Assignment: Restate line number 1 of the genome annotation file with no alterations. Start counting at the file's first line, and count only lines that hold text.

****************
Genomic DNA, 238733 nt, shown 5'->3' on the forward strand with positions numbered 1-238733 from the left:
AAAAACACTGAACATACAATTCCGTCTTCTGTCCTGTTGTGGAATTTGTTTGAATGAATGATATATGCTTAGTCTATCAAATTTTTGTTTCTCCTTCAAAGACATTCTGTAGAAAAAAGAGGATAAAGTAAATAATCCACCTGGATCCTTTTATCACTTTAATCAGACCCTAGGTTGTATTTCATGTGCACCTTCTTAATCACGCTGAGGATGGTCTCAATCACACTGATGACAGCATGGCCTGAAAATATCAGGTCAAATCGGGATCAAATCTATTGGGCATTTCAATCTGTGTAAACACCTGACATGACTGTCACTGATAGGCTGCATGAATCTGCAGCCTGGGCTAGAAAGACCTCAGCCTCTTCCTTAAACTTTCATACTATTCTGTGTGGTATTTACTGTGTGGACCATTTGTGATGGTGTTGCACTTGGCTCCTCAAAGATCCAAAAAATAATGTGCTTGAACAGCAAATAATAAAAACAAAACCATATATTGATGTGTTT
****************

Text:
Genomic DNA, 238733 nt, shown 5'->3' on the forward strand with positions numbered 1-238733 from the left: